Stop!...The Play

Theatre, West End
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 (© Matt Humphrey)
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© Matt Humphrey

Tosin Cole, Ben Starr and Adam Riches in 'Stop! The Play'

 (© Matt Humphrey)
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© Matt Humphrey

Adam Riches and Hannah Stokely in 'Stop! The Play'

 (© Matt Humphrey)
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© Matt Humphrey

Tosin Cole, Ben Starr and Adam Riches in 'Stop! The Play'

 (© Matt Humphrey)
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© Matt Humphrey

James Woolley and Hatty Preston in 'Stop! The Play'

 (© Matt Humphrey)
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© Matt Humphrey

James Woolley, Tosin Cole, Hatty Preston, Adam Riches, Ben Starr and Hannah Stokelyin 'Stop! The Play'

 (© Matt Humphrey)
6/6
© Matt Humphrey

Adam Riches, Charlie Cameron and Hatty Preston in 'Stop! The Play'

A play about the world's worst play from David Spicer.

There’s a rich tradition of making a great play out of the worst of theatre, from Terence Rattigan’s ‘Harlequinade’ through Michael Frayn’s indubitable classic ‘Noises Off’ to more recent hits like ‘An Appointment with the Wicker Man’ and ‘The Play That Goes Wrong’. Everyone loves a car-crash, and the world of horny ego-fuelled actors, ranting megalomaniac directors and capricious writers is fertile ground for farce and sniping satire. Every rich tradition has its poorer cousins, however, and despite the bug-eyed, vein-swelling efforts of David Spicer’s new comedy, ‘Stop! The Play’ is more trial than triumph.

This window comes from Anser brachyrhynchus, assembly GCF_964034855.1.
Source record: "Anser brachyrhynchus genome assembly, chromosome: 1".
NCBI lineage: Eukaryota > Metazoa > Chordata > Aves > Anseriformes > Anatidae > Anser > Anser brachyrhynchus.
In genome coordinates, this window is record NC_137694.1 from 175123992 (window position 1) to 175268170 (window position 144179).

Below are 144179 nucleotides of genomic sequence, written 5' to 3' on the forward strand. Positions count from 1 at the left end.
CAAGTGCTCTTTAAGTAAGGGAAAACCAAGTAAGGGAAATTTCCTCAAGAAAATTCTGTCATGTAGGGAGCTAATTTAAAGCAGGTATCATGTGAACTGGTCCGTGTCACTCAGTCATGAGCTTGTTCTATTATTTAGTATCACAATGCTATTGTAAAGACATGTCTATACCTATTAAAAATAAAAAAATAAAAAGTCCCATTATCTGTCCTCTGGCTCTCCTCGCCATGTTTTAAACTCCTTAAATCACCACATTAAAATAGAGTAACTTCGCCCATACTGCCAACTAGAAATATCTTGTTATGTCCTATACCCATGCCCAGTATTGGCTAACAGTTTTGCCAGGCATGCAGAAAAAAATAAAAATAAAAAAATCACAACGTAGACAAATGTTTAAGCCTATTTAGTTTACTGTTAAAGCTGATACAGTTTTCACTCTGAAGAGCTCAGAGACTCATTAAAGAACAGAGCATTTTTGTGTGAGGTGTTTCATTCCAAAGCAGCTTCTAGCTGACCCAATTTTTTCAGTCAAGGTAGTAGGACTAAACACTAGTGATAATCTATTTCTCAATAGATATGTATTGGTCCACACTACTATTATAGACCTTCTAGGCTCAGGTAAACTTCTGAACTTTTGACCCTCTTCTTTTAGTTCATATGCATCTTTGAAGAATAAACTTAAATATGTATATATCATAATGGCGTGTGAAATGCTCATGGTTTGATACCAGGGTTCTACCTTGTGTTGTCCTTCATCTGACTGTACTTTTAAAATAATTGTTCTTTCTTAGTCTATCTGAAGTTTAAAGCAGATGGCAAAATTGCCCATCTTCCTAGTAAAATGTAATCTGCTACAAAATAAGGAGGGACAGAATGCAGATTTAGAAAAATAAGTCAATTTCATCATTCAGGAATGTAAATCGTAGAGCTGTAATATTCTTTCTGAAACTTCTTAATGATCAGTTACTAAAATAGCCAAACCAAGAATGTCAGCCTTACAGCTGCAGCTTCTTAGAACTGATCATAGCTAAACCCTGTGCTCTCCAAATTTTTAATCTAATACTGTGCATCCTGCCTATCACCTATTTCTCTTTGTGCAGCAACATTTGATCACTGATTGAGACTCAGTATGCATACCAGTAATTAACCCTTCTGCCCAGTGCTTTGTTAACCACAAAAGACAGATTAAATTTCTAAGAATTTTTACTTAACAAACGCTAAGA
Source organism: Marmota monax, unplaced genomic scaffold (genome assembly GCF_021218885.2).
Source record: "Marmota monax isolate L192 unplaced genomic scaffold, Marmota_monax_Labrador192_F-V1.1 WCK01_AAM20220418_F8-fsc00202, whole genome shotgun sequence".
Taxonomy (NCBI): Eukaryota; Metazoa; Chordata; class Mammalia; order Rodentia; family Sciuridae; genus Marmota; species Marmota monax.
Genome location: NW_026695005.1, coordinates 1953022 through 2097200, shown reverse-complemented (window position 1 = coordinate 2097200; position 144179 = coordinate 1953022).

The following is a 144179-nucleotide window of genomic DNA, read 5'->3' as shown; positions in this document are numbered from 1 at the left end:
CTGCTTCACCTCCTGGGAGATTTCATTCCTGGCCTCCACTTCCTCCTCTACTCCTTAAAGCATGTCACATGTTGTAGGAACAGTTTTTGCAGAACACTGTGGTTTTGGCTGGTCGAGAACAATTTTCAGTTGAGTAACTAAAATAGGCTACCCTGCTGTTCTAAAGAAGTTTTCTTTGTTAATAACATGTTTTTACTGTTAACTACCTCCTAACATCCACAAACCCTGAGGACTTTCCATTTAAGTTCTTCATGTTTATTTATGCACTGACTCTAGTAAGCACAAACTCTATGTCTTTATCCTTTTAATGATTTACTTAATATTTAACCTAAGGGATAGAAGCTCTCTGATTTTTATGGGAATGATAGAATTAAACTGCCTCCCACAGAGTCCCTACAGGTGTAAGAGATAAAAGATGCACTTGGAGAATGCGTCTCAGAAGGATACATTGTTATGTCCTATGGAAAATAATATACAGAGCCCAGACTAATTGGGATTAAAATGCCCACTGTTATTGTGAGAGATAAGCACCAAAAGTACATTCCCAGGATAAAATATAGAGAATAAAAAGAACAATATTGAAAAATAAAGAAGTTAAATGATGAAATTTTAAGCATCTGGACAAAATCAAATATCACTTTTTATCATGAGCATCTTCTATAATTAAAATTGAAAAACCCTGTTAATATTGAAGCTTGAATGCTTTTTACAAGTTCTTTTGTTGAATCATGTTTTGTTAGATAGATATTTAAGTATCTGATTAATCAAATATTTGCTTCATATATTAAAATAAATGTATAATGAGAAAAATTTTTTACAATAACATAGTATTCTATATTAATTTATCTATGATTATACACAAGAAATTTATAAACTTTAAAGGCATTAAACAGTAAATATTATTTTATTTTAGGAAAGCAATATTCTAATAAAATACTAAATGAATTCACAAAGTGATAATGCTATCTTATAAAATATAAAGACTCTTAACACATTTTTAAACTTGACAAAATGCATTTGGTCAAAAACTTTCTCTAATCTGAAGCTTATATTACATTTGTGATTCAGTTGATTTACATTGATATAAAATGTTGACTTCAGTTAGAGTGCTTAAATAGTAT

The set-up is classic enough, though lacking in specificities. A Variety Pack of actors (the young naïve woman and her jaded older counterpart, the ageing lothario, the old duffer) are struggling to rehearse a play under the chaotic guidance of inexperienced director Evelyn. An unseen writer sends a new overhaul every day, cutting characters and adding ever more ludicrous plot twists. But where these elements should gain their sense of familiarity from closeness to life, instead we recognise them more from the clichés and formulas of previous superior attempts at this same theme.

The first half has a few decent lines, most of which fall to James Woolley’s elderly Walter (‘I stripped off once in Leatherhead, in “Equus”. I was only an usher, but it got me noticed’), but mostly it’s just endless bouts of gurning, shouting and cringing about same-sex kisses, with star-casting comedian Adam Riches strenuously forgettable. There’s an unappealing and juvenile priggishness that hangs over Spicer’s script, its frequent sniggering swipes at lesbians souring what could otherwise pass for frothy, if under-flavoured, fun.

Fatally, the second act comprises entirely of the play they have been rehearsing:  the pseudo-experimental ‘Bansky Ain’t Gay’, which bears no resemblance whatsoever to any work staged anywhere ever. It’s the sort of play the Daily Mail might shrunkenly invent to torture itself – pretentious, porny, modish, but actually mainly concerned with house prices. Pot shots are taken at antique straw men, there’s a lot more shouting, and rather than building to a climax of calamity, it limps off stage almost apologetically. Though not, it must be said, apologetically enough.

By: Stewart Pringle

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